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3D Printers and 3D Printing Technology in 2016

3D printing is a pretty amazing technology, but I struggled to see it really catching on with the mainstream public until this year’s Maker Faire. This technology has improved by leaps and bounds since last year’s Maker Faire, and 3D printing is being used in many exciting ways. I am focusing today’s post on 3D printers and 3D printer tools. I’ll start off by showcasing a couple of tools that can be used across a range of 3D printers, and then I will highlight 3D printers for every budget. I’ve also thrown in some books on 3D printing at the end of this post, to help you break into the field.

3D printing is improving at an incredible rate! Check out some of the best 3D printers and 3D printing technology in 2016.

 This incredibly smooth 3D creation was created on an Atom 3D Printer

3D Printing Tools

Mosaic Manufacturing’s Palette

This fun artificial limb casing was printed using Mosaic Manufacturing's Palette, which allows multi-filament printing from a single extruder printer.

This multicolored leg cast was designed to be worn over an artificial limb. This type of casing was created to mimic the shape of a real leg. If you are going to have an artificial leg, you may as well have some fun with it, too, right? Your standard single extruder 3D printer prints in a single color at a time, with users dividing a project into parts to use different colors. The Palette machine created by Mosaic Manufacturing allows multi-filament printing from a single extruder 3D printer. Hook up the Palette, and suddenly your printer can switch colors within a project! The Palette works with printers that use standard 1.75 filament spools; check their FAQ page for other compatability questions. This artificial limb was created on a MakerBot 3D printer (not sure which model). Here are some more projects created using the Mosaic Manufacturing Palette tool:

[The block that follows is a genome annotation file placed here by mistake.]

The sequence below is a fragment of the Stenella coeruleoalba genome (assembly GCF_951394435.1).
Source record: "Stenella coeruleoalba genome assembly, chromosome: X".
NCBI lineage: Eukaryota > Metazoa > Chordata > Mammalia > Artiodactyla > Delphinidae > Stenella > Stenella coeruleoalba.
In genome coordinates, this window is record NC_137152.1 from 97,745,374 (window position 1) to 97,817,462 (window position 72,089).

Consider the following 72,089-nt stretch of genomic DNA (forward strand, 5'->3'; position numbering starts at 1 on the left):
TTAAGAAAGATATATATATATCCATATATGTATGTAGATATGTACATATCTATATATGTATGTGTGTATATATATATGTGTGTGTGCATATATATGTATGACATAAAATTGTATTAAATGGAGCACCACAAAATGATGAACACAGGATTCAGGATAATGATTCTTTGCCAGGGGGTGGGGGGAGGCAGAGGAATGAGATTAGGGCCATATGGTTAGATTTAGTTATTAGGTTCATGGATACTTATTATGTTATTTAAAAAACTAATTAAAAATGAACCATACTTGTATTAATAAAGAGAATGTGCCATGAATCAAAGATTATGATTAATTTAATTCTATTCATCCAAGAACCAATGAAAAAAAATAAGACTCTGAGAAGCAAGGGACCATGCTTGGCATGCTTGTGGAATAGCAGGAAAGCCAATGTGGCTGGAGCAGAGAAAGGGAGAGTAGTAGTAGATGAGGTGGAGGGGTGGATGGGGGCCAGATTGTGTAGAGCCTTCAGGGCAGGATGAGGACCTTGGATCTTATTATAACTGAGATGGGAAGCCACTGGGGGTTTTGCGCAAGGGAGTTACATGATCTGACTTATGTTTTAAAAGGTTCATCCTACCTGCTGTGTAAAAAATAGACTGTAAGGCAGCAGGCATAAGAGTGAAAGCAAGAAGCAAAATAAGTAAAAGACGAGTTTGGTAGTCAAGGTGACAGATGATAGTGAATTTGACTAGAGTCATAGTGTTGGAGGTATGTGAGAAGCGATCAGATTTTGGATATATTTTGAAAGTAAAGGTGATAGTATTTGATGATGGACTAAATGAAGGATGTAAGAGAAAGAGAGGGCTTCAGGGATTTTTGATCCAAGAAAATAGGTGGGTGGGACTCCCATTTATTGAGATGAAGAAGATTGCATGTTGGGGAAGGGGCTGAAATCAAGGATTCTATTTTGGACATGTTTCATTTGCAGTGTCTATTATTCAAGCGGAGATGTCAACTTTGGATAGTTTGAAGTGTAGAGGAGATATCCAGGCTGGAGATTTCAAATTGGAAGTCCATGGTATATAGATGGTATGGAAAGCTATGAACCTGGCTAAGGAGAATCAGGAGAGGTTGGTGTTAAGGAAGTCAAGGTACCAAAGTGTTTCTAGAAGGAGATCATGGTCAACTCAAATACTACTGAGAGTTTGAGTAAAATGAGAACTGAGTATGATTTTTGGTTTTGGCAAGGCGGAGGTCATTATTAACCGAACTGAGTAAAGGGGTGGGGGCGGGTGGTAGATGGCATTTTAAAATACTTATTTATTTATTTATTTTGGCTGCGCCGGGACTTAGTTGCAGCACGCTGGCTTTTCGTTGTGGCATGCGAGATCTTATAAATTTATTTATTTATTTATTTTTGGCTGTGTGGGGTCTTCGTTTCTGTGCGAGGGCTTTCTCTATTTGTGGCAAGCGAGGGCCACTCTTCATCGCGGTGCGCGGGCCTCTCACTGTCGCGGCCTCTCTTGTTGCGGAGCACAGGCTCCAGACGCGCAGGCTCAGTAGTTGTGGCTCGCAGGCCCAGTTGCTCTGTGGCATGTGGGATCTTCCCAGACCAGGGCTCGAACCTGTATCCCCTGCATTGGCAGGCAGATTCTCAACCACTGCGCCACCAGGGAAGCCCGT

The Palette machine created by Mosaic Manufacturing allows multi-filament printing from a single extruder 3D printer


Tinkercad is a free app that makes 3D design and printing simple and accessible to everyone. Used by designers, hobbyists, teachers, and kids, this app allows to you create your own shapes, manipulate existing shapes or print shapes from a user-generated library. This model home takes doll house creating to an entirely new level – and can you spot the elaborate planter box on the right? That was also printed using the Tinkercad app!

Model home created using the Tinkcercad app

Two more software recommendations from my brother:


OnShape professional-level cloud-based CAD software is completely free! It allows everyone on a design team to work together at the same time using a web browser, phone, or tablet.


Blender is free and open source software that you can use for 3D modeling. They offer training specifically about using Blender for 3D printing.

3D Printing: An Overview of 3D Printers in 2016

I didn’t have time to examine every 3D printer that showed at Maker Faire this year. These caught my eye – and I am also including two that I didn’t see at the fair but that I have a personal recommendation for.

Wanhao Duplicator I3

My mechanical engineer brother own the Wanhao Duplicator I3. He says that it is an inexpensive but powerful Chinese printer. It is not user friendly, but has good community support. He recommends this printer only to those who have a talent for tinkering or engineering. If you are looking for a more user-friendly starter 3D printer with US support, he recommends the Printerbot Play. I did not find either of these 3D printers at Maker Faire. The WanHao Duplicator I3 is isgnificantly more powerful than the Printerbot Play: it has 8 times the build volume and a heated bed. This is why they cost is similar in spite of the fact that the Wanhao printer is a largely unsupported Chinese product.

Toybox 3D Printer for Kids